[development] Reviewing patches and making decisions -> Sociocracy could be a way to go!

Darrel O'Pry darrel.opry at gmail.com
Thu Nov 6 14:34:28 UTC 2008

On Wed, Nov 5, 2008 at 4:01 PM, Thomas Zahreddin <tz at it-arts.org> wrote:

> Hallo,
> thank you for bringing this topic up.
> Since a long time I'm unsatisfied with this process.
> (@ Dries:  this is the e-mail i announced to you in Szeged)
> > Hello,
> >
> > Having followed this thread for a while, I decided to do my bit, and
> start
> > reviewing patches. I didn't get very far ; I stopped at the first patch.
> >
> > Not because of the code - I could understand what the original code did,
> > and what the patched code did - but because there are two decisions to be
> > made :
> >
> > 1. In that case - and I guess this is not uncomon - the old behaviour
> might
> > be a bug, but it might have been by design. I have no way of telling.
> >
> (caution: Ironical!) Oh, I can't count how often i heard: "the code tells
> it
> all!" or "read my code first" or "only code counts, not the words about it"
> ..
> Yes I can read the code but the question above can not be answered by
> reading
> the code - much more helpful would be a comment what the _aim_ of some
> lines
> of code is.
> And maybe the group working on and with that particular module has a list
> of
> decisions (not a mailinglist) and why they where made - so one could go
> back
> to the original decision (should be referenced in the code) and look up
> what
> the original intention was.
> Do you agree that these information could help a lot in similar
> situaltions?

This is what proper commenting is for.  Compare the two leading lines below.

//  iterate over items and trim away any whitespace.
//  trim items, whitespace coming in as a part of user input was breaking
sorting later. see #889844
foreach($items as $i => $j) {
  $items[$i] = trim($j);

again something you can't do anything about besides trying to grok the code
and comment it or ask the original developer.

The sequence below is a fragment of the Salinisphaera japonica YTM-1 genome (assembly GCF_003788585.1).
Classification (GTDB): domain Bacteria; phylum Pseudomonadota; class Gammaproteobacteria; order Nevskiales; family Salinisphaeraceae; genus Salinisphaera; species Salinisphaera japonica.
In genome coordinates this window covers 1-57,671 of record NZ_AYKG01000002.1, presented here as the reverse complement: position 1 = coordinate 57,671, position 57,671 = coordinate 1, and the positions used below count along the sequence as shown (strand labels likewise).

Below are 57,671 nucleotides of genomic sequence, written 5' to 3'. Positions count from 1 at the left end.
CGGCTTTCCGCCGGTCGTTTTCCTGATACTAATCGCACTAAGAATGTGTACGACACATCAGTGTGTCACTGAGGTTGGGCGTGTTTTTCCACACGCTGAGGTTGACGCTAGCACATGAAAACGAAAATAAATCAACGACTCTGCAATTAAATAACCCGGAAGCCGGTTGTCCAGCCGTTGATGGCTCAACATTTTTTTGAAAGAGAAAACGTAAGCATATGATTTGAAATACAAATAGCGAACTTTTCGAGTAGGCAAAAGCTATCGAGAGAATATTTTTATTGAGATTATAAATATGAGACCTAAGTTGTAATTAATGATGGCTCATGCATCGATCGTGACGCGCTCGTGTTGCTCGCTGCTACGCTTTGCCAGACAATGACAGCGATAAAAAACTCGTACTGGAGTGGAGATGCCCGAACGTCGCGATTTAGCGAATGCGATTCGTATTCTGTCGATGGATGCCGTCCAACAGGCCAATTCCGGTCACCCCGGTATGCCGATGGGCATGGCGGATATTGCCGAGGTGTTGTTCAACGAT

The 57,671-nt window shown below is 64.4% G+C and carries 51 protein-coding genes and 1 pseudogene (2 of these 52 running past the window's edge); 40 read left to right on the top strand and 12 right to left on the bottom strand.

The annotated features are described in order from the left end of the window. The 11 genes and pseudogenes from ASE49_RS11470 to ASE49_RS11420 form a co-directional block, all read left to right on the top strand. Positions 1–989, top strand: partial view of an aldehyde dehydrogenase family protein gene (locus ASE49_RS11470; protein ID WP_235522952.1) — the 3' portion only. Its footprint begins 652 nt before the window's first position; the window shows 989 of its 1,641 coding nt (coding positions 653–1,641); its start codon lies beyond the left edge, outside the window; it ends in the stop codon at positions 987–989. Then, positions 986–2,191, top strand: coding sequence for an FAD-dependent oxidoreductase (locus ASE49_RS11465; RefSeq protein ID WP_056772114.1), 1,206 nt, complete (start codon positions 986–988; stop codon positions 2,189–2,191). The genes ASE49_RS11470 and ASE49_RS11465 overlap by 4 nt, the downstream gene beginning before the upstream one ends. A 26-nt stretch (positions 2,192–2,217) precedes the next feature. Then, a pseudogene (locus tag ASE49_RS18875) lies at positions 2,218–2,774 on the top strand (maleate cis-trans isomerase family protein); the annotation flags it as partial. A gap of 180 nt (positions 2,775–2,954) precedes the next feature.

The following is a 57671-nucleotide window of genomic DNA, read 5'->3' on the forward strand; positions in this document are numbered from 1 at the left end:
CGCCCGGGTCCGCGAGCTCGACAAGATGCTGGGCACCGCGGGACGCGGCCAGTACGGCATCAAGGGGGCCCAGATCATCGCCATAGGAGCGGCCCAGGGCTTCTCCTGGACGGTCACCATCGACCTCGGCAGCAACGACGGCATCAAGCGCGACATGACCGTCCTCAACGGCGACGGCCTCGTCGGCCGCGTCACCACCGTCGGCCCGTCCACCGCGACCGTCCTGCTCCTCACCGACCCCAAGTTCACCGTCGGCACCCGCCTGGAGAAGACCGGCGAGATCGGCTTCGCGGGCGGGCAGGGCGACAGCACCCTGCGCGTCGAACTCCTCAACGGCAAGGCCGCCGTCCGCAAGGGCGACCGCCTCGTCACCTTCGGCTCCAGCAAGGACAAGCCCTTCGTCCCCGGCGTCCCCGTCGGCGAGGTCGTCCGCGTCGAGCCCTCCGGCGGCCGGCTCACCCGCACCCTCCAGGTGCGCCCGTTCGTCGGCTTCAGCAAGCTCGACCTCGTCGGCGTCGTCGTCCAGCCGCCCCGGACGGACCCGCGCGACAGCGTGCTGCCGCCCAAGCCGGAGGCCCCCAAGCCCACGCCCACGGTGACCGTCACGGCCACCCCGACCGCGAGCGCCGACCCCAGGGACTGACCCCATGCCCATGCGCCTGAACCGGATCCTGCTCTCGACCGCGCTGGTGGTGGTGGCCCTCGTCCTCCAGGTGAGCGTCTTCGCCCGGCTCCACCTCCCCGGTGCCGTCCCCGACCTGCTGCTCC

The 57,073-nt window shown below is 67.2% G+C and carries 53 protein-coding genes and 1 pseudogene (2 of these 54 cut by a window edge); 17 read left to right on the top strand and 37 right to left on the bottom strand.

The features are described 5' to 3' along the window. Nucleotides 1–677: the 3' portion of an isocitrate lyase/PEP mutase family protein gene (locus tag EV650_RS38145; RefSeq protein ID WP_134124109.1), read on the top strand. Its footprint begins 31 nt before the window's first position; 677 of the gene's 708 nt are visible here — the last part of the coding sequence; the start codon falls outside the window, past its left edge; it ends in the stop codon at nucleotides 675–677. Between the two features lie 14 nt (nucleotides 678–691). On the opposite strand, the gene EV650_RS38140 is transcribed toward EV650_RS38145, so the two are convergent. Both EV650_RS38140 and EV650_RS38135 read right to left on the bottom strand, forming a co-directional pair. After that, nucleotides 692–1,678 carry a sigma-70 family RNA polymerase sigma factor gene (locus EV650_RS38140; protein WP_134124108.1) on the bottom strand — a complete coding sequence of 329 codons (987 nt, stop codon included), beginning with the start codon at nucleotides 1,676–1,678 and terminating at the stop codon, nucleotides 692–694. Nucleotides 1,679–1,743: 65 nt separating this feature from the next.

> 2. Changing the old behaviour to the new one could break old modules that
> > implicitely relied on the old behaviour. Again, this is probably not
> > uncomon. How do I weight the importance of the patch vs stability of old
> > modules ?
> IMHO persons, interested in a module (like programmers and users of this or
> a
> compatible module), shall have the possiblity to be heard with their
> requirements. It is up to the maintainer (or moderater) to listen to all
> and
> their arguments what is urgent and /or important and to come up with
> suggestions to which most (if not all) people can agree. The final decision
> is
> up to the maintainer (keeping in mind the long term goals, all persons
> interested in the module and the available resources) in cooperation with
> the
> person willing to contribute (e.g. code).
> If the group of persons working on a module keeps a logbook about their
> decisions, then everybody is able to follow the decisions regarding a
> modul.
> A short description of this method of dynamic selfgovernance can be found
> on
> http://en.wikipedia.org/wiki/Sociocracy
> or as free pdf
> http://www.governancealive.com/Links/The_Creative_Forces_of_Self_Organization.pdf
> A longer description is in
> Buck, John and Sharon Villines (2007). We the People: Consenting to a
> Deeper
> Democracy, A Guide to Sociocratic Principles and Methods. Sociocracy.info
> Press. ISBN 978-0-9792827-0-6.

Maintainers are already pressed for time... at least in contrib, I seriously
doubt you will convince maintainers to keep such a list separate from inline

> So what do I do next ? I don't have a sufficient overview of that part of
> > Drupal to make such decisions myself. Should I mark it as reviewed, and
> add
> > as a note what the potential implications are ? Or is there another
> process
> > to follow in such situations ?
> I agree absoluty: We do not have approriate structures in the drupal
> community
> to work efficently, make decissions traceable, keeping the teamspirit up
> and
> stay open for new developers to join.
> I'm aware of: there are ca. one million notes on drupal.org, some IRC-
> channels, conferences, groups.drupal.org, mailinglists like this one, a
> CVS-
> Repository ...
> - but you can imagin alone by this list how hard it is to follow all
> relevant
> information / decissions.
> So I suggest to read a little about Sociocracy and start discussing our
> decision making process.

IMHO: too much overhead , too few concrete suggestions, something that will
get talked about a lot and nothing will come of it.

google + api.drupal.org + inline comments + test cases  should provide
sufficient information to make most of your decisions. Nothing can replace a
solid understanding of the code you're reviewing.

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